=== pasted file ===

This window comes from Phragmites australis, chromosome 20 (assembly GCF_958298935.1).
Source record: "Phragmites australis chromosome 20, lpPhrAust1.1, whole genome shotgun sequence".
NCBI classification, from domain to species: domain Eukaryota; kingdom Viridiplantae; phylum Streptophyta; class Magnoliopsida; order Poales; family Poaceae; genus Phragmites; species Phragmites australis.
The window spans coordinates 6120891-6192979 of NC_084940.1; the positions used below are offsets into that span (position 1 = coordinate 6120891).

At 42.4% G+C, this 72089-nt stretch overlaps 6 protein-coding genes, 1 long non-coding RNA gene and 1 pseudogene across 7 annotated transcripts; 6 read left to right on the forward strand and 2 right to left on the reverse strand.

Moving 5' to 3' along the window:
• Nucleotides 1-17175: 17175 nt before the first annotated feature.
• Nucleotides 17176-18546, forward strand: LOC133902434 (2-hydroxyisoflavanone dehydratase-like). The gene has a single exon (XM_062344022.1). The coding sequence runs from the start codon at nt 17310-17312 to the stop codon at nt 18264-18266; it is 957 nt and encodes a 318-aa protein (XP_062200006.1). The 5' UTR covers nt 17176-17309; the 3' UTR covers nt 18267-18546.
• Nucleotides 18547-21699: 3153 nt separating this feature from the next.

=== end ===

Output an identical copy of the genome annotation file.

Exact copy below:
This window comes from Phragmites australis, chromosome 20 (assembly GCF_958298935.1).
Source record: "Phragmites australis chromosome 20, lpPhrAust1.1, whole genome shotgun sequence".
NCBI classification, from domain to species: domain Eukaryota; kingdom Viridiplantae; phylum Streptophyta; class Magnoliopsida; order Poales; family Poaceae; genus Phragmites; species Phragmites australis.
The window spans coordinates 6120891-6192979 of NC_084940.1; the positions used below are offsets into that span (position 1 = coordinate 6120891).

At 42.4% G+C, this 72089-nt stretch overlaps 6 protein-coding genes, 1 long non-coding RNA gene and 1 pseudogene across 7 annotated transcripts; 6 read left to right on the forward strand and 2 right to left on the reverse strand.

Moving 5' to 3' along the window:
• Nucleotides 1-17175: 17175 nt before the first annotated feature.
• Nucleotides 17176-18546, forward strand: LOC133902434 (2-hydroxyisoflavanone dehydratase-like). The gene has a single exon (XM_062344022.1). The coding sequence runs from the start codon at nt 17310-17312 to the stop codon at nt 18264-18266; it is 957 nt and encodes a 318-aa protein (XP_062200006.1). The 5' UTR covers nt 17176-17309; the 3' UTR covers nt 18267-18546.
• Nucleotides 18547-21699: 3153 nt separating this feature from the next.